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PSoC™ Creator & Designer

sujoy
New Contributor

Hi,

I have a program with PSOC5 where I have a multichannel ADC. I want to be able to configure the zero error and gain of each channel individually so that I can use the below code.

for(i=0; i<No_of_ADC_Channels;i++)

{     Actual_ADC_Reading [i]  = (Instant_ADC_Reading[i] + Zero_Error[i])*Gain_x100[i]/100;    }

------------------------------

And have a definition such that 

Zero_Error[0]=100;

Zero_Error[1]=30;

Zero_Error[2]=-70;

.... and so on.

I have been simply using variable arrays to store Zero_Error and Gain_x100 but I am sure that there is a better way to do this.

Obviously I can't use #define.

 

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1 Solution
Len_CONSULTRON
Honored Contributor II

sujoy,

If you already know the 'constants' for each channel, you should use the following lines

#define No_of_ADC_Channels  16 //  Enter the # of channels here
const uint16 Zero_Error[No_of_ADC_Channels] = {100, 30, -70, ..., 128};
const uint16 Gain_x100[No_of_ADC_Channels] = {1, 1, 2, ..., 4};

The 'const' in the line defines that the array is FLASH.   Therefore the memory is only changeable at design-time.

A more unified method of coding is to incorporate both variables in a struct array.  Example:

#define No_of_ADC_Channels  16 //  Enter the # of channels here
/* Here is the struct definition that combines the two correction factors */
typedef struct
{
   const uint16 Gain_x100;
   const uint16 Zero_Error;
} gain_offset_s;

gain_offset_s ADC_corrections[No_of_ADC_Channels] = 
{ /* Gain_x100, Zero_Error */
  {          1, 100 },
  {          1, 30},
  {          2, -70},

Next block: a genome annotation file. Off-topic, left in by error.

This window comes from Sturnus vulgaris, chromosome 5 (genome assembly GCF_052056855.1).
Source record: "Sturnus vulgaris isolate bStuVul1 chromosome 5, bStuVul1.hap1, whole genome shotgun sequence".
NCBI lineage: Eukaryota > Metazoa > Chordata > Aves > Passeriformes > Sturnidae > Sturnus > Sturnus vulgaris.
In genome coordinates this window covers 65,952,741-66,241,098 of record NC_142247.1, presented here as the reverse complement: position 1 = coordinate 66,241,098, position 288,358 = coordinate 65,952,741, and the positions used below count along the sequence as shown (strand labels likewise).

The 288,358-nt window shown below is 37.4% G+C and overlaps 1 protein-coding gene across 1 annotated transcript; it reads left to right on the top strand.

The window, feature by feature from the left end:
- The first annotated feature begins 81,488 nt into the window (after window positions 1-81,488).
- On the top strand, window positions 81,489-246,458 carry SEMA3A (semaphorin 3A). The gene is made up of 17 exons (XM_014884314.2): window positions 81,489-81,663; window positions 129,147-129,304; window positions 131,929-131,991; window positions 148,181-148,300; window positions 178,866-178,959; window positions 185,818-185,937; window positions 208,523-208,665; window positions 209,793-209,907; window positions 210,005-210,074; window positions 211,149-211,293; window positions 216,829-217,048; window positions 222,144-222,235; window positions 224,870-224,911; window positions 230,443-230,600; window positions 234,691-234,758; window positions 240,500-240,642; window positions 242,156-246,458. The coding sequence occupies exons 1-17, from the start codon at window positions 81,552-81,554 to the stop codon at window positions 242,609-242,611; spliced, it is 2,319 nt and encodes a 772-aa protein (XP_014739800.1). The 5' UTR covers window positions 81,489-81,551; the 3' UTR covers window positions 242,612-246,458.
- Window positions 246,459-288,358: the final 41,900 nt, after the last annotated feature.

...
  {          4, 128},
};

/* Example use in a function */
function()
{
uint16 gain;
uint16 zero;
...
   gain = ADC_corrections[channel].Gain_x100;
   zero = ADC_corrections[channel].Zero_Error;
...
}

If you need to calibrate each channel for every unit, then you need to at least store the data in RAM.   In this case, you should take the code lines above and remove the 'const'.   It will place the arrays in SRAM.  You can even use the = {...} values to be default values.

 I assume you have functions that can executed to calibrate the gain and offset of each channel.

Once you have SRAM array variables as you currently allocate, you may want to use the PSoC5 EEPROM to store these arrays.   That way if you lose power or get a watchdog reset, the offset and gain values can be reloaded into the SRAM arrays.

Len
"Engineering is an Art. The Art of Compromise."

View solution in original post

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1 Reply
Len_CONSULTRON
Honored Contributor II

sujoy,

If you already know the 'constants' for each channel, you should use the following lines

#define No_of_ADC_Channels  16 //  Enter the # of channels here
const uint16 Zero_Error[No_of_ADC_Channels] = {100, 30, -70, ..., 128};
const uint16 Gain_x100[No_of_ADC_Channels] = {1, 1, 2, ..., 4};

The 'const' in the line defines that the array is FLASH.   Therefore the memory is only changeable at design-time.

A more unified method of coding is to incorporate both variables in a struct array.  Example:

#define No_of_ADC_Channels  16 //  Enter the # of channels here
/* Here is the struct definition that combines the two correction factors */
typedef struct
{
   const uint16 Gain_x100;
   const uint16 Zero_Error;
} gain_offset_s;

gain_offset_s ADC_corrections[No_of_ADC_Channels] = 
{ /* Gain_x100, Zero_Error */
  {          1, 100 },
  {          1, 30},
  {          2, -70},
  ...
  {          4, 128},
};

/* Example use in a function */
function()
{
uint16 gain;
uint16 zero;
...
   gain = ADC_corrections[channel].Gain_x100;
   zero = ADC_corrections[channel].Zero_Error;
...
}

If you need to calibrate each channel for every unit, then you need to at least store the data in RAM.   In this case, you should take the code lines above and remove the 'const'.   It will place the arrays in SRAM.  You can even use the = {...} values to be default values.

 I assume you have functions that can executed to calibrate the gain and offset of each channel.

Once you have SRAM array variables as you currently allocate, you may want to use the PSoC5 EEPROM to store these arrays.   That way if you lose power or get a watchdog reset, the offset and gain values can be reloaded into the SRAM arrays.

Len
"Engineering is an Art. The Art of Compromise."

View solution in original post

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